Another departure of a major figure from Apple’s much delayed Car project, as director of engineering leaves Special Projects Group
Apple’s development of its long touted electric car may have suffered another blow, after another senior executive departed the car project.
Apple last month began to accelerate the development of its electric self-driving car, and had reportedly set a target date of 2025.
But CNBC reported on Wednesday that Dr Michael Schwekutsch, a former Tesla engineer with experience in powertrains, has left Apple to join electric air taxi startup Archer as senior vice president of engineering.
What makes this notable is that Schwekutsch was a director of engineering in the Apple Special Projects Group.
This is the group that is said to be developing the iPhone maker’s self-driving cars.
But Schwekutsch revealed he had left Apple on his LinkedIn page on Wednesday.
The departure is the latest example of staff turnover in Apple’s secretive car project.
It comes Doug Field, who was vice president of special projects at Apple and in charge of Project Titan, departed Apple in September.
Field left Apple to lead Ford’s emerging technology efforts.
The departures of these figures demonstrates the difficulties that established firms can face when trying to hold on to valuable personnel, with proven experience and track records.
Schwekutsch for example holds more than 100 patents related to vehicle design, and has worked on prototypes for the Tesla Plaid systems. He also reportedly led production of electric drive systems for several vehicle models from Tesla, Porsche, BMW and others, according to his online resume.
Apple declined to comment to CNBC.
Archer is a startup that is developing electric-powered air taxis that take off and land vertically. It aims to transport passengers on short trips, avoiding traffic on the ground and the noise and emissions generated by traditional fuel-burning aircraft and cars.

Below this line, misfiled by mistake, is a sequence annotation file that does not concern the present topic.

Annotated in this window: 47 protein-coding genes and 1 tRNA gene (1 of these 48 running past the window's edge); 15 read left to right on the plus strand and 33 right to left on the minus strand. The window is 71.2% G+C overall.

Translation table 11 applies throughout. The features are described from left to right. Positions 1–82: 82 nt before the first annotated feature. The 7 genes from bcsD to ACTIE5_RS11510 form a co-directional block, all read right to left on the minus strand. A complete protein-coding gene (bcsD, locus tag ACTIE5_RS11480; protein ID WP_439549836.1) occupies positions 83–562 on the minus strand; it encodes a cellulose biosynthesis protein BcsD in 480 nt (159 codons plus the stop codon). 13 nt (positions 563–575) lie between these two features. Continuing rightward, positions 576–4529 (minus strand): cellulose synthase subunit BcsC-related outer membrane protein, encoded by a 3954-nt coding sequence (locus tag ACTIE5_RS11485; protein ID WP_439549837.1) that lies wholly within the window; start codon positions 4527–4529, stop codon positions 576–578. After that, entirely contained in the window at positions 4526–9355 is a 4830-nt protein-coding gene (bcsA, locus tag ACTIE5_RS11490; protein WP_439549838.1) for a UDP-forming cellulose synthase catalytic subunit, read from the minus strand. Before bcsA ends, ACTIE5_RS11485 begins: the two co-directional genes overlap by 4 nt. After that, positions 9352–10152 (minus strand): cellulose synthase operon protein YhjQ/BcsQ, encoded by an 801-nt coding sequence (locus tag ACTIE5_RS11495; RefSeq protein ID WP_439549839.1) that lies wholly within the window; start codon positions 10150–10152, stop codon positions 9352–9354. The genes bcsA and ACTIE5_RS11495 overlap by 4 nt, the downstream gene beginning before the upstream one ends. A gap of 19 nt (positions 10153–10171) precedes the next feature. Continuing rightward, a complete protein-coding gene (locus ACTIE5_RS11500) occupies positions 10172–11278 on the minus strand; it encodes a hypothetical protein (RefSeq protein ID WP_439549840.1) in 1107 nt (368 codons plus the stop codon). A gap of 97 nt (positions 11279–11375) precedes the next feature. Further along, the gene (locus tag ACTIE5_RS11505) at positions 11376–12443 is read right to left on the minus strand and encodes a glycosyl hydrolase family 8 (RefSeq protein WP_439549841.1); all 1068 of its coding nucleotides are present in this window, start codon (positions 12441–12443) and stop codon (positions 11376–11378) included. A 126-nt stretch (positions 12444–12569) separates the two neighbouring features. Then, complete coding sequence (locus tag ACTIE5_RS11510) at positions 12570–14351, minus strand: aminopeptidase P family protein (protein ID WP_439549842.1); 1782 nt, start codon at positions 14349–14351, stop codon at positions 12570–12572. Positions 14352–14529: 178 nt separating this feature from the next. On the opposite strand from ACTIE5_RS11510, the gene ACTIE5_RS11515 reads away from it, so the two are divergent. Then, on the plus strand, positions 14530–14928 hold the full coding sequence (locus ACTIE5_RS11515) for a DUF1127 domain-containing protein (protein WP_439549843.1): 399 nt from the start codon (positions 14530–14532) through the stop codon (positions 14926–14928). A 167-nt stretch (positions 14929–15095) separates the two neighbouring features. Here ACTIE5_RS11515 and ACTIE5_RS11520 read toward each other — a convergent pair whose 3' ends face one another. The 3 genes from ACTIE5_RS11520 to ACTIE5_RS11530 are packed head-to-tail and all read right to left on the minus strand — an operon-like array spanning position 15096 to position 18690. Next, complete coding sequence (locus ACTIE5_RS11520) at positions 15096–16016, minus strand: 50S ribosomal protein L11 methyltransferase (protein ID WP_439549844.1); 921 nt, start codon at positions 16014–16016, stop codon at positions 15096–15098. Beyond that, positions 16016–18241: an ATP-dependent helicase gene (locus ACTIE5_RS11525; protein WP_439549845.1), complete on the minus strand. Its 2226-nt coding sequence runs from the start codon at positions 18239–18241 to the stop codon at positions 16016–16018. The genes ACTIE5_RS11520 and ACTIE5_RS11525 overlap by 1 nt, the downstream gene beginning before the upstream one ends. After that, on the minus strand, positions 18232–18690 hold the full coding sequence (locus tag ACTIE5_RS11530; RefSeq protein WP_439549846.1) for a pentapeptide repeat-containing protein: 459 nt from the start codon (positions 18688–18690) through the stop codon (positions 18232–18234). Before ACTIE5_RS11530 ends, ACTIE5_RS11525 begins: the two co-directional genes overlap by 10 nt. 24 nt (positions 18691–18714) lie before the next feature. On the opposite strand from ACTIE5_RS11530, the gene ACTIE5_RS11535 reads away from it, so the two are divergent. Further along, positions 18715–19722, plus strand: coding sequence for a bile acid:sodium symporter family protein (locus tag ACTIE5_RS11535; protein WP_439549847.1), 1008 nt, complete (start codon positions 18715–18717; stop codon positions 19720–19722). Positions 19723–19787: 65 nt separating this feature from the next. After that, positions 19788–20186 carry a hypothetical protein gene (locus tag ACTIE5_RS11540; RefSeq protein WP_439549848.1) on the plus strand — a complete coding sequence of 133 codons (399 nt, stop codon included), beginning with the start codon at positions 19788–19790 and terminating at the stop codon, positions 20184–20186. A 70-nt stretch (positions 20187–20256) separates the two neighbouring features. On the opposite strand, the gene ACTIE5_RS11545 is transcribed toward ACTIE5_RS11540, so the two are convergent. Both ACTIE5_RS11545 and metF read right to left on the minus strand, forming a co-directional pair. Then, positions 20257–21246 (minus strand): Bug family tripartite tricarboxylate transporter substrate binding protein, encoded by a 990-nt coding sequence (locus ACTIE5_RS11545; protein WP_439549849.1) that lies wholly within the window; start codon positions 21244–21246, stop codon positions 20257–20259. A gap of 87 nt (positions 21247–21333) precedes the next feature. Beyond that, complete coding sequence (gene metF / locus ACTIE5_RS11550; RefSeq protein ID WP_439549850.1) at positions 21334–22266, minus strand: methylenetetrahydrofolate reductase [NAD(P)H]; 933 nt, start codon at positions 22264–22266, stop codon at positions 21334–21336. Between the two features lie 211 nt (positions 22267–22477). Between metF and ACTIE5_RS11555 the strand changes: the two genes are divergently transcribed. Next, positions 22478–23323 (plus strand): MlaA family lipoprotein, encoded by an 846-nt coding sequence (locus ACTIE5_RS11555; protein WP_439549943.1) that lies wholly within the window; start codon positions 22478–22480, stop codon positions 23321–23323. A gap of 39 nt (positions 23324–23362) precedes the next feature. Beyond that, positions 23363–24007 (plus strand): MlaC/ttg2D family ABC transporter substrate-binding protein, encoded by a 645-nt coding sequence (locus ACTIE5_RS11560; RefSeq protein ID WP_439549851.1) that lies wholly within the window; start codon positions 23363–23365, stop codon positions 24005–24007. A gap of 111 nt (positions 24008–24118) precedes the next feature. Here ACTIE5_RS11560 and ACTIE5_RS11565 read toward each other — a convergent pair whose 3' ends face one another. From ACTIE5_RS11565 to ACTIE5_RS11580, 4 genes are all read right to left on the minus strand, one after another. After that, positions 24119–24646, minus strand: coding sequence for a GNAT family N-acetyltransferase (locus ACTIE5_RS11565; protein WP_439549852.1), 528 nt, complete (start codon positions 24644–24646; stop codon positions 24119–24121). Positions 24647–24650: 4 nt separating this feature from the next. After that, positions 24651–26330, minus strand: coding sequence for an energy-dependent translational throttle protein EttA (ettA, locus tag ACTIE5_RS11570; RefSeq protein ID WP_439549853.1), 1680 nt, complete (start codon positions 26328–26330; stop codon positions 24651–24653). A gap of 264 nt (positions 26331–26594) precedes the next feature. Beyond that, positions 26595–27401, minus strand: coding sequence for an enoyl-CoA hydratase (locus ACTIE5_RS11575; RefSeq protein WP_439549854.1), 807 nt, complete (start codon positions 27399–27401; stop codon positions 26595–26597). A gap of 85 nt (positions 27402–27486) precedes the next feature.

These departures may impact Apple’s development of Project Titan, which has been ongoing for many years now.
Ever since 2015, Apple had been rumoured to be releasing an electric car sometime in 2019.
Rumours were strengthened in July 2015 when CEO Tim Cook was in spotted in Germany, amid reports that Apple was close to agreeing a partnership with BMW.
Apple was reportedly at the time going to use the BMW i3 vehicle as the basis for its ‘Apple Car’.
That partnership would have solved the manufacturing issue, as Apple doesn’t actually make its own devices. Most of its iPhones for example are made by a third party (Foxconn etc).
Car makers on the other hand have their own purpose-built factories and build their own products, and the BMW tie up would have solved Apple’s lack of experience in building actual vehicles.
But in 2019 (the year when its first car was expected) Apple revealed it had scaled back its ambitions at Project Titan, and was laying off 190 people from the team.
In February this year, South Korean car maker Hyundai (which includes Kia) said it was not in talks with Apple to develop self-driving cars, despite media speculation.
And for Apple the challenges facing Project Titan only seem to be ramping up, as established car makers and new start-ups are chasing Tesla’s position in key markets such as China, US, and Europe.
And departures of experienced personnel will also not help matters.